Sounds from the past: from fossil to song in Ensifera

Publication Type:Conference Paper
Year of Publication:2016
Authors:T. Jonsson, Montealegre-Z, F., Robson-Brown, K.
Conference Name:The 7th International Conference on Fossil Insects, Arthropods and Amber
Date Published:26/04/2016
Publisher:Siri Scientific Press
Conference Location:National Museum of Scotland, Edinburgh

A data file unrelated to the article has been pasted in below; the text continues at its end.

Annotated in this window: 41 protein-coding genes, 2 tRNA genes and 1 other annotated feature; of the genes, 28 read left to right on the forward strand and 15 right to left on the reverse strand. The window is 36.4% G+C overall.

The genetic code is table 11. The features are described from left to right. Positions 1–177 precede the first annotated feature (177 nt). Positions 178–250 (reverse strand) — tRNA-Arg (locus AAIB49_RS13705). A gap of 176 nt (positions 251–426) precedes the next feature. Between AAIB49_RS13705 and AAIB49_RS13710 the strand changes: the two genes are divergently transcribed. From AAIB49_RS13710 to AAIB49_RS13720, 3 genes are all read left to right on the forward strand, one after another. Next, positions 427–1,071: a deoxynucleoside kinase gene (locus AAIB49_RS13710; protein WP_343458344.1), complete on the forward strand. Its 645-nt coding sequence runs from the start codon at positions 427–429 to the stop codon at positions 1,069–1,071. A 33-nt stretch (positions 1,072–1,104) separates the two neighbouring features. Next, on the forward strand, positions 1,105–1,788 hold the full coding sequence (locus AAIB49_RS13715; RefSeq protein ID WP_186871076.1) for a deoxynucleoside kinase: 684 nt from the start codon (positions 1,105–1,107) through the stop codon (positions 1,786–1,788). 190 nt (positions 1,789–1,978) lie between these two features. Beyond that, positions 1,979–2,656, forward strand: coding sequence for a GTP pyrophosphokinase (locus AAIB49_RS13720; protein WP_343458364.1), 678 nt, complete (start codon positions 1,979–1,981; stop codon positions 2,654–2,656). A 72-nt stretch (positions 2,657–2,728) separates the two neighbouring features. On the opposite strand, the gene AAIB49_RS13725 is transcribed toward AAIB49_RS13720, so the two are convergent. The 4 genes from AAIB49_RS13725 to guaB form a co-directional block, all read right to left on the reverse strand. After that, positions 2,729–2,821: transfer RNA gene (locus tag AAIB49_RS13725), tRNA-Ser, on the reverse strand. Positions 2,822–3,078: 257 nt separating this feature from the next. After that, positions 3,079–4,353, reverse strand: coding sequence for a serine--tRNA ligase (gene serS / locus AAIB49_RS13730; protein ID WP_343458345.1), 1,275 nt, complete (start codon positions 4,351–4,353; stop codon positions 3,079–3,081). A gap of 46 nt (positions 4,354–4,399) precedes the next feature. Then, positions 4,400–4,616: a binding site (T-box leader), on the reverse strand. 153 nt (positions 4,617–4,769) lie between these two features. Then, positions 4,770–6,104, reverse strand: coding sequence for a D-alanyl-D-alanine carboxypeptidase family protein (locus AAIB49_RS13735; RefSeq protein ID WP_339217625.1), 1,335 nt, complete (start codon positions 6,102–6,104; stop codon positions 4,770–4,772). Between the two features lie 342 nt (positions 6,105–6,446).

Ensifera (Orthoptera) were amongst the earliest terrestrial arthropods to develop acoustic communication; probably as early as the mid-Triassic. Extant male bush-crickets (Ensifera: Tettigoniidae) are known to produce loud courtship songs by tegminal stridulation, i.e. the rubbing together of specialised structures on the forewings, namely the file (a serrated vein) and the scraper (a plectrum-like, hardened region). The songs are further amplified by modified and specifically resonating wing cells and detected by other bush-crickets via pressure-sensitive tympanal organs located in the front tibiae. The general biomechanics and bioacoustics of this system are well understood in modern bush-crickets, where it was found that most species communicate with signals in the ultrasonic frequency range (20–150 kHz). However, earlier research provided evidence to suggest that the origins of tettigoniid courtship songs lie in audible, much lower frequency signals (<7 kHz). Here, we describe how detailed understanding of the anatomy and biophysical function of the auditory communication system in living bush-crickets and the use of modern imaging techniques, comparative methods and multiphysics modelling of the signal producing and receiving structures in fossils can help to gain insight into the evolution of singing in Ensifera. By incorporating results from experiments using laser Doppler vibrometry on ears and wings of extant species with 3D models, we can build finite element models recreating the bioacoustic properties of these structures. By applying the same models to 3D resonstructions of fossilised wings and ears, we will then be able to infer the resonances of these systems and thereby the likely frequency ranges used in acoustic communication by the extinct taxa. A more detailed understanding of the evolution of singing in ensiferans will enable us to shed light on changes in the sensory physiology and the palaeoecology of these insects and their predators through time.

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